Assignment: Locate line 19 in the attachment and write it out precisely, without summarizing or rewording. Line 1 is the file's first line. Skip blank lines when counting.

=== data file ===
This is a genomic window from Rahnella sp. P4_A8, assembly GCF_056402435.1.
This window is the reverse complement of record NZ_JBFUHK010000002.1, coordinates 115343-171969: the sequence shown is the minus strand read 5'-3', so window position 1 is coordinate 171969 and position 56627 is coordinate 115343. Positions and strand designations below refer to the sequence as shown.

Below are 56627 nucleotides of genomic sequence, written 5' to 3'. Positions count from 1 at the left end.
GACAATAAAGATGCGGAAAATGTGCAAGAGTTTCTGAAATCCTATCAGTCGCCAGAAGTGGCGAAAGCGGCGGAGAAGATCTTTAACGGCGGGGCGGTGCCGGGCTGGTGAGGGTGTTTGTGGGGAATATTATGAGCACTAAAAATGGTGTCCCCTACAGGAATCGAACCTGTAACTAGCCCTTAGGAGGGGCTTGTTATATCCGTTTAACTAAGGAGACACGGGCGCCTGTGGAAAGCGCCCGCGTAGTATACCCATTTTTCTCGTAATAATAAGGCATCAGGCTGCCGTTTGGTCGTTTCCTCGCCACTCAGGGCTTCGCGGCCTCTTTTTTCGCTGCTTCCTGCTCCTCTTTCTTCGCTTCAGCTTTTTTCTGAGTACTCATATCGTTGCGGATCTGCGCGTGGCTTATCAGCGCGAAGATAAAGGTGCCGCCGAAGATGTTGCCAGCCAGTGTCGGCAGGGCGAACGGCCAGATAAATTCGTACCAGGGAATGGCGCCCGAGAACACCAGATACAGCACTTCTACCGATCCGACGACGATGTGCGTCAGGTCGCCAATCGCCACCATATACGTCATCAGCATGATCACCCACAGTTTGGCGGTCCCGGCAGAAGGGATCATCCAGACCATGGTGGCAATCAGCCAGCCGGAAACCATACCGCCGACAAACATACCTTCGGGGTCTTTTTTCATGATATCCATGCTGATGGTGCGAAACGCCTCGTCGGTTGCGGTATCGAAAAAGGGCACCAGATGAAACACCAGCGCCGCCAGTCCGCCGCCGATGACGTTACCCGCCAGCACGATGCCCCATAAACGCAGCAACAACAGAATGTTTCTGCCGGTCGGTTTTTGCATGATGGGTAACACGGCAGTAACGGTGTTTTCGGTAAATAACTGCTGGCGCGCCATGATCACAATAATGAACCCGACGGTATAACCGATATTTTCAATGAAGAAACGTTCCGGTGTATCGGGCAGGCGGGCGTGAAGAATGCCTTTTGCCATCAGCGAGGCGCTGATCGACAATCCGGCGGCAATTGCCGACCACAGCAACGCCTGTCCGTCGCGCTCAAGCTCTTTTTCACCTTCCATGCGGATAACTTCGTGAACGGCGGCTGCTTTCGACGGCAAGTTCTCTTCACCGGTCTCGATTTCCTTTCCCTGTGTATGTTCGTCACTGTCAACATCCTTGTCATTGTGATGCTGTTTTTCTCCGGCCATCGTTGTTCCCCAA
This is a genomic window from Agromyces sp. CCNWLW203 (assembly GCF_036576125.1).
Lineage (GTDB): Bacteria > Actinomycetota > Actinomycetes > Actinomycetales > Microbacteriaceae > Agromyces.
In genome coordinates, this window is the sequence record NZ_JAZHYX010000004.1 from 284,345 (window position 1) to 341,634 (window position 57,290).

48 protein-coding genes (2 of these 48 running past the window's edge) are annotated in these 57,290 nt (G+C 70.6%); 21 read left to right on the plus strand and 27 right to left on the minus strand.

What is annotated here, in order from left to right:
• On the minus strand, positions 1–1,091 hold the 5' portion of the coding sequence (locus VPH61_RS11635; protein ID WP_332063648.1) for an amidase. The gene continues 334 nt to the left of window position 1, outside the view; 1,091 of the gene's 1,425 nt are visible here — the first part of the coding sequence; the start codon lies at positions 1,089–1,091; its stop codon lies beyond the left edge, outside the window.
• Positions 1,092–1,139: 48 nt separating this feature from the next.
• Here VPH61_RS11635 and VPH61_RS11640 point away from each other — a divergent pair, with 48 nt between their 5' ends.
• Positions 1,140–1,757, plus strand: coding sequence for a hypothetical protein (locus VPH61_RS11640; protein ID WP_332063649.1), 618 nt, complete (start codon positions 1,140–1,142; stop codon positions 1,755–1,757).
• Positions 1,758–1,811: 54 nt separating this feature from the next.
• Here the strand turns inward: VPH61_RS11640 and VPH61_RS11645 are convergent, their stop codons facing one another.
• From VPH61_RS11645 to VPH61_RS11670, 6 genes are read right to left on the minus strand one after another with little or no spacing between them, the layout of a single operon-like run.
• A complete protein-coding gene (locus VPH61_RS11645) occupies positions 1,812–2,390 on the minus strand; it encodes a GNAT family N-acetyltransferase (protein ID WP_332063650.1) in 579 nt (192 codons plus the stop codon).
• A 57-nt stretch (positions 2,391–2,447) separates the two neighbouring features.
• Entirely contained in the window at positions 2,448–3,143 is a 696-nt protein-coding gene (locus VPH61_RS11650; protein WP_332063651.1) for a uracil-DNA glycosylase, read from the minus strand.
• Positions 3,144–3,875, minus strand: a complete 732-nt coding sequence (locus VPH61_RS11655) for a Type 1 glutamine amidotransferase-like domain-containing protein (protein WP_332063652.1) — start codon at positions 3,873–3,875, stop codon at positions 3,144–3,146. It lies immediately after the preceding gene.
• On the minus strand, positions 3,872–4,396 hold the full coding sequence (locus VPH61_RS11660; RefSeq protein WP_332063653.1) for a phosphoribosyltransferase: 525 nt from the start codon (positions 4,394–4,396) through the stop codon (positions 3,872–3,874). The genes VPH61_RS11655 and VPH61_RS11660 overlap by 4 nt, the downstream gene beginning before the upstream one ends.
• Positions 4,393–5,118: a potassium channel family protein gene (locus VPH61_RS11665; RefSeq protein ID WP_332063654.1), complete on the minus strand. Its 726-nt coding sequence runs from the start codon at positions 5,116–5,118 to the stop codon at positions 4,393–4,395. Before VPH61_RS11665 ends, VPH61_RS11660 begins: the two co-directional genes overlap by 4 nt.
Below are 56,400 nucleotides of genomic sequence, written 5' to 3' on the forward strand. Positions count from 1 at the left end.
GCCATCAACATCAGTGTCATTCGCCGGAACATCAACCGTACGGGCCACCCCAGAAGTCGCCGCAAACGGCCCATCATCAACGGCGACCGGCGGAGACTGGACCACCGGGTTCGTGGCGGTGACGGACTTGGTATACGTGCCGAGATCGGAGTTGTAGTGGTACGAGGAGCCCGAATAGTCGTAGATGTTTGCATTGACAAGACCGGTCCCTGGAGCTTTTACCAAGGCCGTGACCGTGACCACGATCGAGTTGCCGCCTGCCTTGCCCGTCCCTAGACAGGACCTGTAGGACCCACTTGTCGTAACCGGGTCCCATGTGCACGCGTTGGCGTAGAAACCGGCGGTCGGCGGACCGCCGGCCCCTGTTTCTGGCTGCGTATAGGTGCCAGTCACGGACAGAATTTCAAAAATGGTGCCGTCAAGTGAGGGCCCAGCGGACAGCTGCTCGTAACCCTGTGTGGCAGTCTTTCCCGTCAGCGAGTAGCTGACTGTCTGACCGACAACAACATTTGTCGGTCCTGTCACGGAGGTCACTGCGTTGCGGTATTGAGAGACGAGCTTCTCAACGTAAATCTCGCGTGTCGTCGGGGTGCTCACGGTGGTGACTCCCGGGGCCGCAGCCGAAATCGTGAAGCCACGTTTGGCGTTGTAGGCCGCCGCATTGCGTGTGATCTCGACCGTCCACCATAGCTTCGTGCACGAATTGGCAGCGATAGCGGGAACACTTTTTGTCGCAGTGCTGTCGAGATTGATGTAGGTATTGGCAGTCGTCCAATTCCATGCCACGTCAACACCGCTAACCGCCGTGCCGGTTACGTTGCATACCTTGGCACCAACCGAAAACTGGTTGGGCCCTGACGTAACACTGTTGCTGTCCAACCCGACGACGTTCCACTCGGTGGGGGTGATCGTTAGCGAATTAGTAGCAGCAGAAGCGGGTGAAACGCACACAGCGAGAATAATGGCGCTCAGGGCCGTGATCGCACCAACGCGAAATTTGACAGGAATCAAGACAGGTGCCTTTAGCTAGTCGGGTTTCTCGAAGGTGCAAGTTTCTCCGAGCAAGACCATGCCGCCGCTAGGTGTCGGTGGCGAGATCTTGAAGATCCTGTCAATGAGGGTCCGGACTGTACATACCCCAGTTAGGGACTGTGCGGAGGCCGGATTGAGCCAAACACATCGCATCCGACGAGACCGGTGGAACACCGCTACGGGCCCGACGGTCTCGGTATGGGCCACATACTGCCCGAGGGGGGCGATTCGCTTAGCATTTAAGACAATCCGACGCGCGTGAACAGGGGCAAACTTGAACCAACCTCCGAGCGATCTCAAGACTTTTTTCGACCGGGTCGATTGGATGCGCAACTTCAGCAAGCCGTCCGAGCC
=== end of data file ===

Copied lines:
• Entirely contained in the window at positions 2,448–3,143 is a 696-nt protein-coding gene (locus VPH61_RS11650; protein WP_332063651.1) for a uracil-DNA glycosylase, read from the minus strand.